Content is vital to your success. The more stories you have to tell that lift your business, the more opportunities you have to reach new customers.
But how do you make someone want to engage with your marketing when they see more than 4,000 ads each day? You tell a story. You turn it into content.
With content-focused marketing, every element of a campaign — from SEO and web experiences to media and creative executions — works seamlessly together to tell a cohesive and compelling story.
Content cuts through the clutter of everyday advertising to make meaningful connections between people and brands.
Here’s what you need to know to create a successful content plan.
Before you start, you need to know what you want your content to do. For example: do you want more than views and reach? What conversions or actions do you want your users to take after they have seen your content?
1. Unique page visits
3. Time on page
4. Inbound links
6. Comments and interactions
7. Cost per click (cpc)
8. Cost per lead (cpl)
9. Lead generation
10. Annual contract value (acv)
12. Conversion rates
13. Followers and/or subscribers
Once you know how you are going to define success, you’ll need to create content topics your audience wants to see from you. If you’re a start-up and don’t have any Google Analytics to show your site’s best content, you’ll need to use a couple basic tools:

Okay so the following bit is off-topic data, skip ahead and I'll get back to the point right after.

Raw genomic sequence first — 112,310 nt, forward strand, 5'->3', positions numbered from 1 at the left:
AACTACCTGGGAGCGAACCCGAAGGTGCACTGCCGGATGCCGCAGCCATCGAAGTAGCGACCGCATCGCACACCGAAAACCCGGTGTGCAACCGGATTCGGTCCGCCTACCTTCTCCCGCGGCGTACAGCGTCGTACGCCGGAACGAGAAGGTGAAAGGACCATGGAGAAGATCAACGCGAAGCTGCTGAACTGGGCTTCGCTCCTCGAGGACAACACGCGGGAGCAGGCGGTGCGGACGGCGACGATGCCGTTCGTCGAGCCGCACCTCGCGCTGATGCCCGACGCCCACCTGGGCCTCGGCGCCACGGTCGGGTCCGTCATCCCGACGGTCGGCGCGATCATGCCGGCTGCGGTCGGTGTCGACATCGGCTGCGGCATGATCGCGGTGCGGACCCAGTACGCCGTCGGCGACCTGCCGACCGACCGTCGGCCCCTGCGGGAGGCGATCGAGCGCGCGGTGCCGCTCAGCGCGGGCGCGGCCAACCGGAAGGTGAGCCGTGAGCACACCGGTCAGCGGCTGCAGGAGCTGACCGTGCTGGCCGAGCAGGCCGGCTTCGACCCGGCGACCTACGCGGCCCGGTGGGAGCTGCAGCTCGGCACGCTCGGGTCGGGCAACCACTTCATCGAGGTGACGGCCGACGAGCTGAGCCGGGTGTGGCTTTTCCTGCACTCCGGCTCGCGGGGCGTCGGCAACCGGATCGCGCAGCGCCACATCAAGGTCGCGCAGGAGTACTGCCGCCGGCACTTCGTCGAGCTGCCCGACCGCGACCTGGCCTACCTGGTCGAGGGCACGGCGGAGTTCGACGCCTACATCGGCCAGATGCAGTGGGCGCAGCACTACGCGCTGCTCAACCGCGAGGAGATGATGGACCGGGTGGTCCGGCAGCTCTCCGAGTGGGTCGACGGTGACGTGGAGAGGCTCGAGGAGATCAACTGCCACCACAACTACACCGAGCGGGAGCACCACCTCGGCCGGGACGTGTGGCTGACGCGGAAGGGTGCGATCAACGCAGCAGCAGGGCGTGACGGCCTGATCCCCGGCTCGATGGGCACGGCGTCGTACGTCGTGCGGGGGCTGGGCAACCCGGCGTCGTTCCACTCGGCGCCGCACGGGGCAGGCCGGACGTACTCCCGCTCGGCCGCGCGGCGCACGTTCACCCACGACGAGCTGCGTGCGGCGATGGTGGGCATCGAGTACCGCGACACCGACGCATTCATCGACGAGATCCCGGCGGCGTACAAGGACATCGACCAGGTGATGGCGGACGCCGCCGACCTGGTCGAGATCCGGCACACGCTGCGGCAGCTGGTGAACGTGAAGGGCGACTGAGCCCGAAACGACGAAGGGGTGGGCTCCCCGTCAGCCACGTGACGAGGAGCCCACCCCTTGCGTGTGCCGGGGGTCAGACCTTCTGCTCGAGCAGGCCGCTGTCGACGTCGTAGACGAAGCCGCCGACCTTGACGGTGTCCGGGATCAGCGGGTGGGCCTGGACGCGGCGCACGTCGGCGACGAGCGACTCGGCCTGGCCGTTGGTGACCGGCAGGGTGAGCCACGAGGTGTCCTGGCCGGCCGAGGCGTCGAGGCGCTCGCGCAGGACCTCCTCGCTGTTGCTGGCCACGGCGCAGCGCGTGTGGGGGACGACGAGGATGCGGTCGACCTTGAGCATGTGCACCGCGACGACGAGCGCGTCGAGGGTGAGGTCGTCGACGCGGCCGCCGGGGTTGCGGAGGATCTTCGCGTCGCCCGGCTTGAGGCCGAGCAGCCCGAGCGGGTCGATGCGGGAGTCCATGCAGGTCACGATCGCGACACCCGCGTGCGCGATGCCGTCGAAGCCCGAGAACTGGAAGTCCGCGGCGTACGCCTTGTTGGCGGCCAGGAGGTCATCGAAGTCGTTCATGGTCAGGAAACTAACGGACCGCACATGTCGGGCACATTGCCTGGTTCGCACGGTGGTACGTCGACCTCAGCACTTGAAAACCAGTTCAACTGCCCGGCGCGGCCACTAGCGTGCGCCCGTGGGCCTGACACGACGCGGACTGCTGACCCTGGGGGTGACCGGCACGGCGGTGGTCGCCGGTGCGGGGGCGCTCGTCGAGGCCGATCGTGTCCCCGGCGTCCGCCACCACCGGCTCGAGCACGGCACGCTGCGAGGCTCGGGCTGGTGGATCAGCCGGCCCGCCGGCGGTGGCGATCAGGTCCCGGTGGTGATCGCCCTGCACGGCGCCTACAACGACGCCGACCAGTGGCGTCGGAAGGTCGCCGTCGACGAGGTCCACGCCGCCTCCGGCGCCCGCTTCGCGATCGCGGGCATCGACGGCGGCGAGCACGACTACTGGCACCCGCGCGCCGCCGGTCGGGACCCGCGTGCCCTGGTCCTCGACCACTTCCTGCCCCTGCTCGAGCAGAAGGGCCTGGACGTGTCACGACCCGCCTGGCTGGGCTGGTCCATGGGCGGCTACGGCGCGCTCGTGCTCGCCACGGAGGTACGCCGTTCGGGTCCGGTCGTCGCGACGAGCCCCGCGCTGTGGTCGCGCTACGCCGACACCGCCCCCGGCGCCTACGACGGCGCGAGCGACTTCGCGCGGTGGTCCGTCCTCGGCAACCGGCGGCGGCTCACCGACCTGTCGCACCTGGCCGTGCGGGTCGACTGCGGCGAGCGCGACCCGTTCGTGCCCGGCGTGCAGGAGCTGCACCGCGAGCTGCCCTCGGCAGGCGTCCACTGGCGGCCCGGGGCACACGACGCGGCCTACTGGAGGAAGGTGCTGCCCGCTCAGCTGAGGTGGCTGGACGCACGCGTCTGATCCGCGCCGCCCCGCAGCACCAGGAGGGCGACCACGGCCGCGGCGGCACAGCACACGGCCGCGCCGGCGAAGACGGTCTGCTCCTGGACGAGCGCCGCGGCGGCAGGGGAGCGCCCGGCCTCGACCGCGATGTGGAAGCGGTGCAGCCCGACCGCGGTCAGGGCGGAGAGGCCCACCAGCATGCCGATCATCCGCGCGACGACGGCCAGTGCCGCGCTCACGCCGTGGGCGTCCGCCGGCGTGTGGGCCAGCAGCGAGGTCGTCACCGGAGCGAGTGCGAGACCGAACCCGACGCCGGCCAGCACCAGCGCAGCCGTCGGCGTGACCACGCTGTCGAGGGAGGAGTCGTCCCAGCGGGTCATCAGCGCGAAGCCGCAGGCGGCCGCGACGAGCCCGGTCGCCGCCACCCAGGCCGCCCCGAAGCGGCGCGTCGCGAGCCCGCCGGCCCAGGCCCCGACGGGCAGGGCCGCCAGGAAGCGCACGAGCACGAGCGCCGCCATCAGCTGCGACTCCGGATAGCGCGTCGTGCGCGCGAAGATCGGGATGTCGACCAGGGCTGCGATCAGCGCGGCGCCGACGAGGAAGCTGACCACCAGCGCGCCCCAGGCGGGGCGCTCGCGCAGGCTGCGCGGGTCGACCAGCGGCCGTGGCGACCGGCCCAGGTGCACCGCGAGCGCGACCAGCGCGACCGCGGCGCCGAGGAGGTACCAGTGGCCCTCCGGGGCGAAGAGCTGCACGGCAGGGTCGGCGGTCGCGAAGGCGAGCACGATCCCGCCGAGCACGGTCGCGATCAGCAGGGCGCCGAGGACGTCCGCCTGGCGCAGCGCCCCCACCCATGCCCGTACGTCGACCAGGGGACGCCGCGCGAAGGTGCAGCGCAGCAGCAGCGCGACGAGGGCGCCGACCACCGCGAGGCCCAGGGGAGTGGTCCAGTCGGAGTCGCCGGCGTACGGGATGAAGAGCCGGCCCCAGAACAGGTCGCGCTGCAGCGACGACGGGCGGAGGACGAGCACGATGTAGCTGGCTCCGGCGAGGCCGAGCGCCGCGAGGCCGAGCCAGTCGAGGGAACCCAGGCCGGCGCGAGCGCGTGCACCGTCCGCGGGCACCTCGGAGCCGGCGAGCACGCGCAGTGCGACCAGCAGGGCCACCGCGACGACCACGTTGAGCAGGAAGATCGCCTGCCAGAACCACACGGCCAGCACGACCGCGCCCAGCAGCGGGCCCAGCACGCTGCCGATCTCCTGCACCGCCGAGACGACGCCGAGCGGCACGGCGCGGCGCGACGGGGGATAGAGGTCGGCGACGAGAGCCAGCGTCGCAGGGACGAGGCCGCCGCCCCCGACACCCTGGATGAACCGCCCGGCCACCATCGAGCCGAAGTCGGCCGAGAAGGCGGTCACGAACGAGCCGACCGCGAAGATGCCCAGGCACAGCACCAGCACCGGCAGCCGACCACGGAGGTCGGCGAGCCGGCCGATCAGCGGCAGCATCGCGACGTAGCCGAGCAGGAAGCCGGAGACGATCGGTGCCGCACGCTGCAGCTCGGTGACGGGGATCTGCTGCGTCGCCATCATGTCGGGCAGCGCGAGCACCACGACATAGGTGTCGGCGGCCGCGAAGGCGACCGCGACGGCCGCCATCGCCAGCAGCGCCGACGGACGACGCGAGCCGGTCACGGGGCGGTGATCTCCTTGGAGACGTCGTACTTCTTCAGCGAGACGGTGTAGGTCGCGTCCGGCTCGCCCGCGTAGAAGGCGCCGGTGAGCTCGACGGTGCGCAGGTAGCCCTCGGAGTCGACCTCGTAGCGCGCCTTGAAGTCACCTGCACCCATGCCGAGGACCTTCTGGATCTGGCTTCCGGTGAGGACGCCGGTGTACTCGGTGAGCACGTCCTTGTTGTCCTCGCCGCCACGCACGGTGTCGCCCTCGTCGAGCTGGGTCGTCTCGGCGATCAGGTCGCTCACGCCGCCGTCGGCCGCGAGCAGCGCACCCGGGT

Now that you know what to track and what you want to create, it’s time to develop a calendar.
The content calendar is an important tool that creates structure and accountability in your content plan.
Three Key Reasons To Create a Content Calendar
Once you’ve launched your first round of content, you’ll be in measurement mode. When matching results to your goal KPIs, you can determine what content performed the best. Did you hit your conversion goals? Capture emails for signups? Have a record-breaking day for new visitors to your site?
Sometimes content misses the mark and you’ll need to assess why. Don’t get discouraged. Stick to the plan and keep creating until you find your winning combination of content and audience expectations.
“When we create something, we think, ‘Will our customers thank us for this?’ I think it’s important for all of us to be thinking about whatever marketing we’re creating; is it really useful to our customers? Will they thank us for it? I think if you think of things through that lens, it just clarifies what you’re doing in such a simple, elegant way.”
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